The Aunt’s Story by Patrick White

Patrick White (1912 – 1990), single del giorno
The Aunt's Story by Patrick White

(…). But Theodora was happy. The glare had half closed her eyes. She wandered half alone in the tune her sun-thinned lips hummed, in the smell of the crowd, and the bellowing of bulls. There are times when the crowd and the sun make the individual solitude stronger and less assailable than bronze”.
(…). He chewed popcorn, chewing for confidence, the white and pappy stuff that is a decadence of corn.
Theodora heard the difference between doing and being. The corn could not help itself. It was.  But the man scrabbled on the surface of life, working himself into a lather of importance under his laundered shirt. She heard the man’s words, which were as significant and sad as the desperate hum of telephones wires, that tell of mortgages, and pie, and phosphates, and love, and movie contracts, and indigestion, and real estate, and loneliness.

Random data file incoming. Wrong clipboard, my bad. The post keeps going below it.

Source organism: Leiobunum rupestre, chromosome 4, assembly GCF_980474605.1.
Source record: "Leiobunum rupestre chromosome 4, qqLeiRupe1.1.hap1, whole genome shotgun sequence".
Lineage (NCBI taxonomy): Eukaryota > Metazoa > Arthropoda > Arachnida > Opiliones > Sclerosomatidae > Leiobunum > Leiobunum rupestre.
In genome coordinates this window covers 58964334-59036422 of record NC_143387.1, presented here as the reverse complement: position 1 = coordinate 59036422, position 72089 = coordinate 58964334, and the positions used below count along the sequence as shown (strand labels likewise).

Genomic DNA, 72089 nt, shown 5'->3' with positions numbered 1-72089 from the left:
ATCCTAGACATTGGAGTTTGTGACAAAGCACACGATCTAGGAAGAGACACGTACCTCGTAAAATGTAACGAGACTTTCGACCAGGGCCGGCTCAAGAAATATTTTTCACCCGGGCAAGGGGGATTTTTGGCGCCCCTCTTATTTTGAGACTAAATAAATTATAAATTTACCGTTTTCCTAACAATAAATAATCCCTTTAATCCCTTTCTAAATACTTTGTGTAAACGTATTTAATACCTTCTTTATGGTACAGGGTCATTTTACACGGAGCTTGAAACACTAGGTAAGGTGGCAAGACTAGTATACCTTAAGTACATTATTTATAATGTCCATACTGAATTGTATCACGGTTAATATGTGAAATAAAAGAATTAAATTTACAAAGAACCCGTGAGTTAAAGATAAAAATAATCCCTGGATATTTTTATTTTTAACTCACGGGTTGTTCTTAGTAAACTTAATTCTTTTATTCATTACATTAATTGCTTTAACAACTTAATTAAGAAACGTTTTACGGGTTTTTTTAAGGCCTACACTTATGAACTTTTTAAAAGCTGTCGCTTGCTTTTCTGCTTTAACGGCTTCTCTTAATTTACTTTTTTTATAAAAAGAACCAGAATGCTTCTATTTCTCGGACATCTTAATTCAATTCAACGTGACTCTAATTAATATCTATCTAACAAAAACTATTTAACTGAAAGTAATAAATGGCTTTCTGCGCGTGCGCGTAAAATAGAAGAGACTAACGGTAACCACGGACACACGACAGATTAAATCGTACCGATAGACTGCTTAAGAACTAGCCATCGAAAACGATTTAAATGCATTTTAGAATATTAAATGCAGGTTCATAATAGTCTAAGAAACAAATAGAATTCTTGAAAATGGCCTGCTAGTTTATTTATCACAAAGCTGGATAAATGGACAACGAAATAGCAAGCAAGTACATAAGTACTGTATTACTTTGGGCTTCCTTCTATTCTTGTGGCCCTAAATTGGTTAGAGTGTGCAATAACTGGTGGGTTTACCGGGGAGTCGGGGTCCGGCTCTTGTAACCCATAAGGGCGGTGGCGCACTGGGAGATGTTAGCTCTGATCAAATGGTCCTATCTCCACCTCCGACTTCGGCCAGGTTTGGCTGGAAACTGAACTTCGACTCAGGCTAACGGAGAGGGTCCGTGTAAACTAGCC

The Aunt's Story by Patrick White

Édouard Manet,
Sur la plage
1873

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